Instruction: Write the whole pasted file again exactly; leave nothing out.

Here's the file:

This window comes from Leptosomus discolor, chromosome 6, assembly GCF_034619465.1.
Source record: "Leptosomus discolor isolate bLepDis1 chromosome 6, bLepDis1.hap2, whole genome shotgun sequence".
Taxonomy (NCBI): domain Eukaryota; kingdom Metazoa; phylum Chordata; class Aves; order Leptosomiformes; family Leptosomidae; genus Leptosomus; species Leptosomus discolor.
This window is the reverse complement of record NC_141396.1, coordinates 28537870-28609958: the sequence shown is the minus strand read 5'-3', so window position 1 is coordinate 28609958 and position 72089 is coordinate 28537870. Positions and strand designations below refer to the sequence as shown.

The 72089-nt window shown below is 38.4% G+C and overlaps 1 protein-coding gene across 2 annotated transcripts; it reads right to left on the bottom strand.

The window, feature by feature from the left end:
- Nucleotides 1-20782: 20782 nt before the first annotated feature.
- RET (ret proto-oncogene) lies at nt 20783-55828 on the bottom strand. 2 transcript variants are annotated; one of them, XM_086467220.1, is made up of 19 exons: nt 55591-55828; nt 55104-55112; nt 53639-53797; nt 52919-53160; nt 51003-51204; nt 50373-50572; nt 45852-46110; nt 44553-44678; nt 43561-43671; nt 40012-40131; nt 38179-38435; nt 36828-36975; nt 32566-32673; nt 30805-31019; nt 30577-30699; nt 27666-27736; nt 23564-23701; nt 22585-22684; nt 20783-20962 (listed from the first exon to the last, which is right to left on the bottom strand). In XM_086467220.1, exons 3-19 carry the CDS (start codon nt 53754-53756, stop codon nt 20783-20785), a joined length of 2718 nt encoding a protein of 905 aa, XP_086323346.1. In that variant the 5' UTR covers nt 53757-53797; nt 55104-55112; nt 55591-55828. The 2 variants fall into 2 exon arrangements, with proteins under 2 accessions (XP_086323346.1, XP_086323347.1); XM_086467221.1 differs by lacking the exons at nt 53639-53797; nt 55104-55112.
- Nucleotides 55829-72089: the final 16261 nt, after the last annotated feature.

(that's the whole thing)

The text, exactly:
This window comes from Leptosomus discolor, chromosome 6, assembly GCF_034619465.1.
Source record: "Leptosomus discolor isolate bLepDis1 chromosome 6, bLepDis1.hap2, whole genome shotgun sequence".
Taxonomy (NCBI): domain Eukaryota; kingdom Metazoa; phylum Chordata; class Aves; order Leptosomiformes; family Leptosomidae; genus Leptosomus; species Leptosomus discolor.
This window is the reverse complement of record NC_141396.1, coordinates 28537870-28609958: the sequence shown is the minus strand read 5'-3', so window position 1 is coordinate 28609958 and position 72089 is coordinate 28537870. Positions and strand designations below refer to the sequence as shown.

The 72089-nt window shown below is 38.4% G+C and overlaps 1 protein-coding gene across 2 annotated transcripts; it reads right to left on the bottom strand.

The window, feature by feature from the left end:
- Nucleotides 1-20782: 20782 nt before the first annotated feature.
- RET (ret proto-oncogene) lies at nt 20783-55828 on the bottom strand. 2 transcript variants are annotated; one of them, XM_086467220.1, is made up of 19 exons: nt 55591-55828; nt 55104-55112; nt 53639-53797; nt 52919-53160; nt 51003-51204; nt 50373-50572; nt 45852-46110; nt 44553-44678; nt 43561-43671; nt 40012-40131; nt 38179-38435; nt 36828-36975; nt 32566-32673; nt 30805-31019; nt 30577-30699; nt 27666-27736; nt 23564-23701; nt 22585-22684; nt 20783-20962 (listed from the first exon to the last, which is right to left on the bottom strand). In XM_086467220.1, exons 3-19 carry the CDS (start codon nt 53754-53756, stop codon nt 20783-20785), a joined length of 2718 nt encoding a protein of 905 aa, XP_086323346.1. In that variant the 5' UTR covers nt 53757-53797; nt 55104-55112; nt 55591-55828. The 2 variants fall into 2 exon arrangements, with proteins under 2 accessions (XP_086323346.1, XP_086323347.1); XM_086467221.1 differs by lacking the exons at nt 53639-53797; nt 55104-55112.
- Nucleotides 55829-72089: the final 16261 nt, after the last annotated feature.